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Ahmaud Arbery, a twenty-five-year-old African American man, was jogging near his home on February 23, 2020. He was running in Satilla Shores, a community near Brunswick, Georgia, when he was confronted by two armed men in a pickup truck. Arbery was shot and killed.

Charges of racism have pervaded this tragedy from its inception. The two men who confronted Arbery are white. No arrests were made or charges filed until over two months after the shooting, when a video of the attack was made public.

Many have asked if the same delay would have occurred if a white man had been the victim. The shooting highlights “a unique anxiety that has long troubled countless runners—running while black.”

Racism in America

In 2019, Pew Research Center reported that “a majority of Americans say race relations in the United States are bad, and of those, about seven-in-ten say things are getting even worse.”

A generation after the 1954 Brown school desegregation decision, the Civil Rights Act of 1964, and the Voting Rights Act of 1965, racial discrimination continues in our country. According to the FBI, 60 percent of hate crimes are motivated by race, ethnicity, or ancestry.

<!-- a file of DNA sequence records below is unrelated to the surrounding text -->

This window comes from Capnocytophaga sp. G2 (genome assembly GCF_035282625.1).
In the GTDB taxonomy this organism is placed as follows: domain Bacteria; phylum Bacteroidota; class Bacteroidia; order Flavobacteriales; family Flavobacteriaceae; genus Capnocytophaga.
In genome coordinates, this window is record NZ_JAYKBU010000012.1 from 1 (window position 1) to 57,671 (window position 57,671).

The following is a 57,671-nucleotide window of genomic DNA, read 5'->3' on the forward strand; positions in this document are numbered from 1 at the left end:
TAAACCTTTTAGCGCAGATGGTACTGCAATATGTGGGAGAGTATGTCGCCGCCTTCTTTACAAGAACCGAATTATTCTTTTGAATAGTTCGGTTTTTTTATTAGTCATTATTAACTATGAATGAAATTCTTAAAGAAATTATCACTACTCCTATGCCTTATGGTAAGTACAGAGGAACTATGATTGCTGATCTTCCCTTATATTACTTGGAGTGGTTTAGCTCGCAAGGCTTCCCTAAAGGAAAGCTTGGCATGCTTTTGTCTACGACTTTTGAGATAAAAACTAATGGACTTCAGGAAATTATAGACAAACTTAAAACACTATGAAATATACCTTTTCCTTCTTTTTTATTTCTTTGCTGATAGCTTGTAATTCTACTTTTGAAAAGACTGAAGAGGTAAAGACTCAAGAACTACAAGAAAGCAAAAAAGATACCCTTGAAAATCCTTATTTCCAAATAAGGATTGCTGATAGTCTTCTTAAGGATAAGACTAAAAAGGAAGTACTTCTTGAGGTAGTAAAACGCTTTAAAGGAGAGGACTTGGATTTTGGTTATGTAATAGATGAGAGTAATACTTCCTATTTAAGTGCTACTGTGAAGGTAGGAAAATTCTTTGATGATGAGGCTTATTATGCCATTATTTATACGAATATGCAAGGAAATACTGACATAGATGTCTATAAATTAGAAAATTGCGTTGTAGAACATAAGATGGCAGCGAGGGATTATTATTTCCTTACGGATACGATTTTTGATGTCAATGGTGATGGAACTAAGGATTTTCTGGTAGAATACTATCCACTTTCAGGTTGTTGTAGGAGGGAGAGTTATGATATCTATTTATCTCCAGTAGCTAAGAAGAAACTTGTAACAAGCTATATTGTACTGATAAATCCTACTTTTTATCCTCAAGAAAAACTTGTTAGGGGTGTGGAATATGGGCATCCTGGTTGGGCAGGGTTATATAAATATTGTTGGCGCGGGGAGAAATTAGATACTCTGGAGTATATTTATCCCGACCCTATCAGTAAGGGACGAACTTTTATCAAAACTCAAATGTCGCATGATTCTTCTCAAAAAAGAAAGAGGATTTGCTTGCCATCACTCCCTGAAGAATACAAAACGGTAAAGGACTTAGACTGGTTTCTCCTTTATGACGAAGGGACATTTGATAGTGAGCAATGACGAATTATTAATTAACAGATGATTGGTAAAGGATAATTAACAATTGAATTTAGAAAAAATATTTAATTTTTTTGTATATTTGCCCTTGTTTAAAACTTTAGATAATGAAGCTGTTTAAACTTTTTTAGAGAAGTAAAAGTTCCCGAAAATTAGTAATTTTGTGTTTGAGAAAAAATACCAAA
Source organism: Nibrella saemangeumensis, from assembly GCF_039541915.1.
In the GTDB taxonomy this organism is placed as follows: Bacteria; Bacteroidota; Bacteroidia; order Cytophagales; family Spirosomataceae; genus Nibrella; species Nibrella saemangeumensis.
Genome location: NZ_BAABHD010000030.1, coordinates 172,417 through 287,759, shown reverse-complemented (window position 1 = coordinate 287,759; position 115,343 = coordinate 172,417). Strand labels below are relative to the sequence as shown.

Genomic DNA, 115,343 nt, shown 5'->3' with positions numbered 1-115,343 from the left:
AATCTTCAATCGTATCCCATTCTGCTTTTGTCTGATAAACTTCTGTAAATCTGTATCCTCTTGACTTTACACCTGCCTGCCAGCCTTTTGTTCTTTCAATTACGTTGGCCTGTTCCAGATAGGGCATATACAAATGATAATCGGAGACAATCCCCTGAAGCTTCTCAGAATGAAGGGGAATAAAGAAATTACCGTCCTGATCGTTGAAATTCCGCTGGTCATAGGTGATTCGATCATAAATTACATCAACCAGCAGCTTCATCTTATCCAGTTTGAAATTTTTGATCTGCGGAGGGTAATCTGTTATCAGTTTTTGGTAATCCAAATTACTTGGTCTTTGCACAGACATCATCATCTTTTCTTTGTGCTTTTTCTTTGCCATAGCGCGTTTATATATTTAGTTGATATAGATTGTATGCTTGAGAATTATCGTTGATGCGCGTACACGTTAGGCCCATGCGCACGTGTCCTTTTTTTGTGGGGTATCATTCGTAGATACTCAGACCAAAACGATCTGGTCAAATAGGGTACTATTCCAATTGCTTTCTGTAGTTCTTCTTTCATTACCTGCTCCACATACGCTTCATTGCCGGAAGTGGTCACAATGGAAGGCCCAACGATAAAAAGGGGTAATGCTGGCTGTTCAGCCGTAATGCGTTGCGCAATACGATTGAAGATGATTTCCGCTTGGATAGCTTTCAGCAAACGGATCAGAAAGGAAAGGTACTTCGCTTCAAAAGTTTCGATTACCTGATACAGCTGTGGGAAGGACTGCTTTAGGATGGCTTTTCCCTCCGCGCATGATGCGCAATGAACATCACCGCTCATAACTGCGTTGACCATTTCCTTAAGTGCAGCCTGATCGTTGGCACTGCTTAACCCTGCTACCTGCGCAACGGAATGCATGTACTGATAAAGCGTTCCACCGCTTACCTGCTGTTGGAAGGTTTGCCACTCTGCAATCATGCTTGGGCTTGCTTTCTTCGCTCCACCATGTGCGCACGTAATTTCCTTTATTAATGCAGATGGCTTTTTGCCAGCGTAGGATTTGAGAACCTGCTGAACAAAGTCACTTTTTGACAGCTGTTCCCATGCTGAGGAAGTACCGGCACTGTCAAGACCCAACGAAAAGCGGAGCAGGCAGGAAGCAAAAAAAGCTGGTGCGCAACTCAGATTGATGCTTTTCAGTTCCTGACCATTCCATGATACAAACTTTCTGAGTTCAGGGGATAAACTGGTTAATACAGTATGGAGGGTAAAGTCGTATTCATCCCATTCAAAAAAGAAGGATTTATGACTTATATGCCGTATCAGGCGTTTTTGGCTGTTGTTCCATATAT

Racism and indigenous Americans

The Oxford English Dictionary defines racism as “prejudice, discrimination, or antagonism directed against someone of a different race based on the belief that one’s own race is superior.”

By this definition, mistreating people of a particular race is “racism” to the degree that the perpetrator considers his or her victims to be racially inferior. We find such attitudes on the part of Anglos toward non-Anglos since Europeans first landed in the New World.

Many European explorers characterized the indigenous peoples they encountered as “heathen” and considered their race and culture to be inferior by nature. Many claimed that such people could be transformed by the introduction of Christianity and European customs.

One colonist described native Americans as “having little of Humanitie but shape, ignorant of Civilitie, of Arts, of Religion; more brutish than the beasts they hunt, more wild and unmanly than the unmanned wild Countrey, which they range rather than inhabite; captivated also to Satans tyranny in foolish pieties, mad impieties, wicked idlenesse, busie and bloudy wickednesse.”

Racism and Africans

Many who supported the enslavement of Africans likewise viewed them as inferior to white people…

Read the rest of this article on The Denison Forum.

Jim Denison
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